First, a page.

I always begin the description of the Panarchic cycle with the 'Natural Force' that perturbs the system with energy that 'awakens' and nurtures latent seeds. There is an immediate release quickly followed by reorganizing activities, and then the slower processes of the system being fertile and sustaining other new life, and then moving into a more dormant stage. These cycles are geological like eruptions and earthquakes, annual like our seasons, or may be as short as nanoseconds in the case of particles. The cycles are nested. They vary according to the attributes connectedness, resiliency and potential shown above, and in every moment there are a myriad of shorter cycles at play within the longer cycles.
I began my presentation and facilitation with an Appreciative Inquiry so that everyone in the room would get in touch with their own sense of reverence for life. I then shared my view that we are each a living system in the midst of other living systems on which we are highly dependent, and we all have the same basic attributes. We live in a life-death-life continuum in which we are highly interdependent; a blend of cooperation and competition in which cooperation is clearly the dominant paradigm; and where each living system exhibits the same set of attributes.
Dissipation or Composting -
In Nature, our ecological base, there is zero waste. Every living system is biodegradable and when it dies, it becomes compost for the sustenance of future living systems. So dissipation doesn't lead to the demise of a system, but is part of an ongoing process in which new forms are constantly reemerging. And what emerges is part of an ongoing adaptation and improvement process. Thus, contrary to entropy, life flourishes.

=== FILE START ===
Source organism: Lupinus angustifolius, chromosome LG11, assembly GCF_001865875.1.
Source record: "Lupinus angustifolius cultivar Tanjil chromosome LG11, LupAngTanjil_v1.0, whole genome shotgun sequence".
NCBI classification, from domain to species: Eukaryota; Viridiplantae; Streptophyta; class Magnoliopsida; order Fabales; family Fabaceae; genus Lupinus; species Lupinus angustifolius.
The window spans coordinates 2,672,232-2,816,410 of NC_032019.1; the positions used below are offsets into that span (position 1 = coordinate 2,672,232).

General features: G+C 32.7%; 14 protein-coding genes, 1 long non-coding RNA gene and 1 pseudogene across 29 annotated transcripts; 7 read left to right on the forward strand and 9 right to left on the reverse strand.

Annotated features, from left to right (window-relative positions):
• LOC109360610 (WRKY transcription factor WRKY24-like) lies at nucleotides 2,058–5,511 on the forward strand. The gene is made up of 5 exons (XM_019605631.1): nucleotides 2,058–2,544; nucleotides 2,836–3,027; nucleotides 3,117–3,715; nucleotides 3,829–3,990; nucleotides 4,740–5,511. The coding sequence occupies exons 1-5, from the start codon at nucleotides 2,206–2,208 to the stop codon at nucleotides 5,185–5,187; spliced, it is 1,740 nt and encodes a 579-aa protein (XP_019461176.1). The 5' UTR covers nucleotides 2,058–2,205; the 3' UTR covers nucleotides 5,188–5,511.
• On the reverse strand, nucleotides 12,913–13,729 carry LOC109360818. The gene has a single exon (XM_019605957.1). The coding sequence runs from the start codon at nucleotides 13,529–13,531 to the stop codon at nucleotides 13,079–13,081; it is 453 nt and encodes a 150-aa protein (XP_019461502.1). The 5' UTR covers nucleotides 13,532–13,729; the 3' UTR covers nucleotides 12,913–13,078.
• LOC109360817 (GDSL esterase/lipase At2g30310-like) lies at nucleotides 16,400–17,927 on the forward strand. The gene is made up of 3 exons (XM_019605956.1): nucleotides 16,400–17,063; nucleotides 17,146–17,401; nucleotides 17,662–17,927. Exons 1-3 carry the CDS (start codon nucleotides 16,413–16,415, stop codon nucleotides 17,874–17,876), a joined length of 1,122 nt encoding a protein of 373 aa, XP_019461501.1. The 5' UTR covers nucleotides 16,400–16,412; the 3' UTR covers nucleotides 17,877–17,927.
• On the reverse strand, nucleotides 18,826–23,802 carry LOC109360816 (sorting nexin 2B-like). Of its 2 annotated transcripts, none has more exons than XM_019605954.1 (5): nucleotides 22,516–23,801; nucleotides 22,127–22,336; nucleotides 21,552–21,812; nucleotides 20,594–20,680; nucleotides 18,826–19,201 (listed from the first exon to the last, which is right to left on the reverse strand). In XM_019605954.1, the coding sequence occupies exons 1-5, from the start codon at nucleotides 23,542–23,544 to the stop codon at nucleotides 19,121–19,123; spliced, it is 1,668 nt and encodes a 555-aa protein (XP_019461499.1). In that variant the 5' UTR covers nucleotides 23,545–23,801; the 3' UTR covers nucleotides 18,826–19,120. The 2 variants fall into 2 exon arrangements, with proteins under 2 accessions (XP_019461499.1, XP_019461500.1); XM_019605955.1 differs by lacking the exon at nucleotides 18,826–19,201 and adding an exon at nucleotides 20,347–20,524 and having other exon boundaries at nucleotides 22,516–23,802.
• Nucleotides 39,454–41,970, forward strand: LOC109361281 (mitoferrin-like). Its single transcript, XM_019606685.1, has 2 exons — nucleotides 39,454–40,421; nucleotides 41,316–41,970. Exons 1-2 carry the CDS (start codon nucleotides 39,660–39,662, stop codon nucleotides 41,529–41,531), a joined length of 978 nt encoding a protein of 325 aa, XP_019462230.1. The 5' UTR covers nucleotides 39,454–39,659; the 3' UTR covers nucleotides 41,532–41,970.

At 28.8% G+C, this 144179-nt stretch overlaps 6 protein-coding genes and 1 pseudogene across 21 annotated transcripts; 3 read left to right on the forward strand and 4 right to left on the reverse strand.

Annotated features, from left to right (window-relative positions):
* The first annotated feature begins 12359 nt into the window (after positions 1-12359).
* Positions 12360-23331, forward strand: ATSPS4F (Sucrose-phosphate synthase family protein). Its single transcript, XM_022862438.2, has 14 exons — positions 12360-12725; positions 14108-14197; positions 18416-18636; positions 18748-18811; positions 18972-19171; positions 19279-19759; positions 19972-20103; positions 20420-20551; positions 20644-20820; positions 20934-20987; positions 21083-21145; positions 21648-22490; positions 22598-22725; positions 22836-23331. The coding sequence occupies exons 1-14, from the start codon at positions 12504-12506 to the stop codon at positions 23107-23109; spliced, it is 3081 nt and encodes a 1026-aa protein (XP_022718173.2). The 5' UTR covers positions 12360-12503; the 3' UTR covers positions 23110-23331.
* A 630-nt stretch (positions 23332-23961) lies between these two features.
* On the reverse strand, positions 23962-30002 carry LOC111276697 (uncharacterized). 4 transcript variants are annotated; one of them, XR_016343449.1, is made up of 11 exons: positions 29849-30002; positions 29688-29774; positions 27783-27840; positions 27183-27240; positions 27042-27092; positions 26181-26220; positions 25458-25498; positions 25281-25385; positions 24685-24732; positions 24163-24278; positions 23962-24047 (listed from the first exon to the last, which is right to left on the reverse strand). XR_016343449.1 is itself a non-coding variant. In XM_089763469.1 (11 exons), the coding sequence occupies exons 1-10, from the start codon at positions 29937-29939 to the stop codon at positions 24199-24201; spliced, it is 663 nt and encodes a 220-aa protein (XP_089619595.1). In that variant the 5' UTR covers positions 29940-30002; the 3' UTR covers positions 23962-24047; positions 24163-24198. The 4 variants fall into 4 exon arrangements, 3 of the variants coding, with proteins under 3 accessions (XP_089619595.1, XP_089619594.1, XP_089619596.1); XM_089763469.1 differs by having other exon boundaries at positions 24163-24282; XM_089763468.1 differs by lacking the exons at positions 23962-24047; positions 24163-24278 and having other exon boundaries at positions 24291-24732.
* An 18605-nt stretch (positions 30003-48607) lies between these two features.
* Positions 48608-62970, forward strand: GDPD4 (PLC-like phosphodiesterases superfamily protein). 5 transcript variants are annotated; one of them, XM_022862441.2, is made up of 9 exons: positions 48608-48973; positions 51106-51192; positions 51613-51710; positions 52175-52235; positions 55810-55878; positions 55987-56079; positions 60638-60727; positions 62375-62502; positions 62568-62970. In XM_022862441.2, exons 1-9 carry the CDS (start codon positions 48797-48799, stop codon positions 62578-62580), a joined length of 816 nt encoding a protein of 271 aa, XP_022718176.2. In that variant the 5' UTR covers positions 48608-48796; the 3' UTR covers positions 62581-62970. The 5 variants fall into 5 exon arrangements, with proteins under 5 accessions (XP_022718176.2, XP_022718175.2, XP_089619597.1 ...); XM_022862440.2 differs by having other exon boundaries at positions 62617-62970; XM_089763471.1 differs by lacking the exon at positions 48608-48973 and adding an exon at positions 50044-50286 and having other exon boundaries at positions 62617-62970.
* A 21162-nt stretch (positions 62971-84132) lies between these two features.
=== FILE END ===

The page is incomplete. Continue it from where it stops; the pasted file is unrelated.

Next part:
Living systems that are suited to their environment do flourish. They interact in such a way that there is novelty. Chemically, hydrogen and oxygen, neither with the properties of water, combine to form water; animals like bees become part of the flora's proliferation process, and create honey as a result; natural forces like the wind interact with the trees to help them develop tensile strength. We are surrounded by a plethora of newness every day. Unlike mechanical systems where the whole is always less than the sum of its parts, it appears that in living systems, the whole is always greater than the some of its parts. There is an element of mystery.
Structurally Coupling -
There is more than just cooperation and novelty, there is dependence, a Web of Life. Our species relies on the trees for oxygen just as the trees rely on us for carbon dioxide. We rely on the Earth's systems to sustain our lives -- clouds to filter us from the sun; cleansing for suitable water, air and soil; growing for food and materials; and healing that for our species comes from sensual beauty and naturopathic medicines, and for the Earth's systems from an innate intelligence grounded in cooperation. We are energetically connected with every other living system.